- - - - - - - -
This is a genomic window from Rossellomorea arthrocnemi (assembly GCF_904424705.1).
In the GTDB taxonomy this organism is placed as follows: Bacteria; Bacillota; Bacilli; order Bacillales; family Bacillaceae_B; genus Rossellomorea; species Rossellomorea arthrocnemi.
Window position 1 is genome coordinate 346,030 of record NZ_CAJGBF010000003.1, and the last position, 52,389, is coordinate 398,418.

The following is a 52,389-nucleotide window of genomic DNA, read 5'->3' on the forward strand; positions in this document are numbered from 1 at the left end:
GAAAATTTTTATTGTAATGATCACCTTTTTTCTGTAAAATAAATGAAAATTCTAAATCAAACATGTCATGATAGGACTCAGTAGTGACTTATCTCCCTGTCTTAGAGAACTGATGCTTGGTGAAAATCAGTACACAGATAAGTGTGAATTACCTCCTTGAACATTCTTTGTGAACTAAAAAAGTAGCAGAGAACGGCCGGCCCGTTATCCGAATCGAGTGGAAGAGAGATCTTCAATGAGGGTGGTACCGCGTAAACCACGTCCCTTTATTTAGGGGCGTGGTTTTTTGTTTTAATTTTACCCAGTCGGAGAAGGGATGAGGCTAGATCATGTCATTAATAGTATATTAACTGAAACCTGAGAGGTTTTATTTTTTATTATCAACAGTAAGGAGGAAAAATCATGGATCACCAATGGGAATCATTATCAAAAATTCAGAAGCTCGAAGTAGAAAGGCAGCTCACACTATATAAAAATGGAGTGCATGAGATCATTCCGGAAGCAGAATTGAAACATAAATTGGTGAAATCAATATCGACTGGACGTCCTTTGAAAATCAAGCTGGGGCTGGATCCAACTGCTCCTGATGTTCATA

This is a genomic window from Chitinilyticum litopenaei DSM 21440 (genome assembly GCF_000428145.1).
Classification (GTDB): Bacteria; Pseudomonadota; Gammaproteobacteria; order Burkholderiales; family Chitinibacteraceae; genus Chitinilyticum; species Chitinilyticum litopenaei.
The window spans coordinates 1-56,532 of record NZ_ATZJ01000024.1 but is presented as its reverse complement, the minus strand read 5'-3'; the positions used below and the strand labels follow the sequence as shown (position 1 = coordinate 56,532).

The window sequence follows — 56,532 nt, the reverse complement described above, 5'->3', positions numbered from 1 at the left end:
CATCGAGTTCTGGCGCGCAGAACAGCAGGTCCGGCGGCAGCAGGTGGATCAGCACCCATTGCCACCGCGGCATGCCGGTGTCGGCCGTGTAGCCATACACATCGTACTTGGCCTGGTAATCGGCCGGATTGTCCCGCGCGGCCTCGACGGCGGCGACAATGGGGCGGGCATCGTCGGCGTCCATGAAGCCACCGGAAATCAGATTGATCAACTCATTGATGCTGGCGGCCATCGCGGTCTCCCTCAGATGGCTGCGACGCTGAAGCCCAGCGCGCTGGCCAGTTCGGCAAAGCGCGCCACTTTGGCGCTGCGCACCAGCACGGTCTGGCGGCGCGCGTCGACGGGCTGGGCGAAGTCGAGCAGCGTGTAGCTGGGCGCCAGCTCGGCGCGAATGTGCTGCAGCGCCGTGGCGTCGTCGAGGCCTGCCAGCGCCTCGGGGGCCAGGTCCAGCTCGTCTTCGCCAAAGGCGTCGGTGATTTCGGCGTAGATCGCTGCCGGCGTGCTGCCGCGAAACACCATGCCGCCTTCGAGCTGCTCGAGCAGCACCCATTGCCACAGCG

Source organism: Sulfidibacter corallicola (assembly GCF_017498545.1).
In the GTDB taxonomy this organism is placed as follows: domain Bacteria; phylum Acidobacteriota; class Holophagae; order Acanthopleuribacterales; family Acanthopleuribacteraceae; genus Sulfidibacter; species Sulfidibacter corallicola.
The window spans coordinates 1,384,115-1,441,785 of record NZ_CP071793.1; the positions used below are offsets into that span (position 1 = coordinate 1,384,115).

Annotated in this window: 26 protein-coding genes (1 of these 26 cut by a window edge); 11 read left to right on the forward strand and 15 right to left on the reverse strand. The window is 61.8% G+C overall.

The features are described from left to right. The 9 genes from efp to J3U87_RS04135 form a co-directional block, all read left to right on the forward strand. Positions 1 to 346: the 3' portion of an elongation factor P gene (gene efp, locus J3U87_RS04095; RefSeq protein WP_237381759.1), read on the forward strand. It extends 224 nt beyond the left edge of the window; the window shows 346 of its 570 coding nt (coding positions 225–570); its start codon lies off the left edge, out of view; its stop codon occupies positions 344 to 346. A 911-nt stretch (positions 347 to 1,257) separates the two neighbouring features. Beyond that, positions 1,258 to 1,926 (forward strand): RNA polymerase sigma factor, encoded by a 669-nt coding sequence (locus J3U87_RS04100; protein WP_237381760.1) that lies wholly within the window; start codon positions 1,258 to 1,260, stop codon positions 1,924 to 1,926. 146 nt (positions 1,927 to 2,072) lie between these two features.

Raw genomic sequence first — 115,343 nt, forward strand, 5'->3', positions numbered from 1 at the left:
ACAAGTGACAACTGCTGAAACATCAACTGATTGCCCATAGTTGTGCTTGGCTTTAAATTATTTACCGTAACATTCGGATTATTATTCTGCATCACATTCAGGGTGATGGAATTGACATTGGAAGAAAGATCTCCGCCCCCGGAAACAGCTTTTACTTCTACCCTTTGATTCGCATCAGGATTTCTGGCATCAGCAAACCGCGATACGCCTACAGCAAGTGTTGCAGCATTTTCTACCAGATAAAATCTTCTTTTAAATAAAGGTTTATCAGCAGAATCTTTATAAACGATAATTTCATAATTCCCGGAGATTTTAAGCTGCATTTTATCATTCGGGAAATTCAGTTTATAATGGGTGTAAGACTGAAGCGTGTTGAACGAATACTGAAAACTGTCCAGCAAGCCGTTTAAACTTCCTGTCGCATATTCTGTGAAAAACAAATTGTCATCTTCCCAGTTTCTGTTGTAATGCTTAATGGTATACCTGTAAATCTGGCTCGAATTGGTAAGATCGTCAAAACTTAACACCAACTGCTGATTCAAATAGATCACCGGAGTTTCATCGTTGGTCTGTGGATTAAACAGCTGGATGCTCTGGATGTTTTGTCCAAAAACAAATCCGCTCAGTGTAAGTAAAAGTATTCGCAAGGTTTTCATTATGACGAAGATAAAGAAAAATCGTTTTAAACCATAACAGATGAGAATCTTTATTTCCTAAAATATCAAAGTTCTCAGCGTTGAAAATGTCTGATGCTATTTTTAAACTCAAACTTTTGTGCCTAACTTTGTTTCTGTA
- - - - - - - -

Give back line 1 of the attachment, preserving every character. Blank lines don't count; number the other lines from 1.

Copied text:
This is a genomic window from Rossellomorea arthrocnemi (assembly GCF_904424705.1).